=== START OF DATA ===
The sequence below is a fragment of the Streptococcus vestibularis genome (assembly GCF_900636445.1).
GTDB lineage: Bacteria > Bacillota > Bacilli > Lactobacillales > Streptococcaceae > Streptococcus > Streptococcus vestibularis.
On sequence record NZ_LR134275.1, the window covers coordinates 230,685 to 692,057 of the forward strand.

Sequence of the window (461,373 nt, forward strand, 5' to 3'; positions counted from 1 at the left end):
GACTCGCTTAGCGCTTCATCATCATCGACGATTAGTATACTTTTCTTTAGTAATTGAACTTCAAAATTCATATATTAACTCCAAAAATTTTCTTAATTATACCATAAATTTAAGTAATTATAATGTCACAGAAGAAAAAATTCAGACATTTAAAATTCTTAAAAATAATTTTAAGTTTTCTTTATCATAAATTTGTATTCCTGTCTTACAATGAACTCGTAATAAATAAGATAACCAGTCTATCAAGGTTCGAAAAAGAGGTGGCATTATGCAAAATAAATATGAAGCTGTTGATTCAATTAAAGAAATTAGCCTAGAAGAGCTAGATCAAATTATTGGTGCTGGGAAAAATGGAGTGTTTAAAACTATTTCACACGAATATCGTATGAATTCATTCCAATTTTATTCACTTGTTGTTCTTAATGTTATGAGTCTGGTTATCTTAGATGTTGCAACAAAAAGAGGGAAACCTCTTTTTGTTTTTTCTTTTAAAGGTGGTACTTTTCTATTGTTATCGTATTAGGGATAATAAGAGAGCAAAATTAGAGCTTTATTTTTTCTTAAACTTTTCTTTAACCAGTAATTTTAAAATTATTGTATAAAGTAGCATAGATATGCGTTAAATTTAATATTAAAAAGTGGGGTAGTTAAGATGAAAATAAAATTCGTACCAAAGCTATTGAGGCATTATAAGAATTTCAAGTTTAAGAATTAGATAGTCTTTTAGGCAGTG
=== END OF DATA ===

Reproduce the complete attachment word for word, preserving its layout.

The sequence below is a fragment of the Streptococcus vestibularis genome (assembly GCF_900636445.1).
GTDB lineage: Bacteria > Bacillota > Bacilli > Lactobacillales > Streptococcaceae > Streptococcus > Streptococcus vestibularis.
On sequence record NZ_LR134275.1, the window covers coordinates 230,685 to 692,057 of the forward strand.

Sequence of the window (461,373 nt, forward strand, 5' to 3'; positions counted from 1 at the left end):
GACTCGCTTAGCGCTTCATCATCATCGACGATTAGTATACTTTTCTTTAGTAATTGAACTTCAAAATTCATATATTAACTCCAAAAATTTTCTTAATTATACCATAAATTTAAGTAATTATAATGTCACAGAAGAAAAAATTCAGACATTTAAAATTCTTAAAAATAATTTTAAGTTTTCTTTATCATAAATTTGTATTCCTGTCTTACAATGAACTCGTAATAAATAAGATAACCAGTCTATCAAGGTTCGAAAAAGAGGTGGCATTATGCAAAATAAATATGAAGCTGTTGATTCAATTAAAGAAATTAGCCTAGAAGAGCTAGATCAAATTATTGGTGCTGGGAAAAATGGAGTGTTTAAAACTATTTCACACGAATATCGTATGAATTCATTCCAATTTTATTCACTTGTTGTTCTTAATGTTATGAGTCTGGTTATCTTAGATGTTGCAACAAAAAGAGGGAAACCTCTTTTTGTTTTTTCTTTTAAAGGTGGTACTTTTCTATTGTTATCGTATTAGGGATAATAAGAGAGCAAAATTAGAGCTTTATTTTTTCTTAAACTTTTCTTTAACCAGTAATTTTAAAATTATTGTATAAAGTAGCATAGATATGCGTTAAATTTAATATTAAAAAGTGGGGTAGTTAAGATGAAAATAAAATTCGTACCAAAGCTATTGAGGCATTATAAGAATTTCAAGTTTAAGAATTAGATAGTCTTTTAGGCAGTG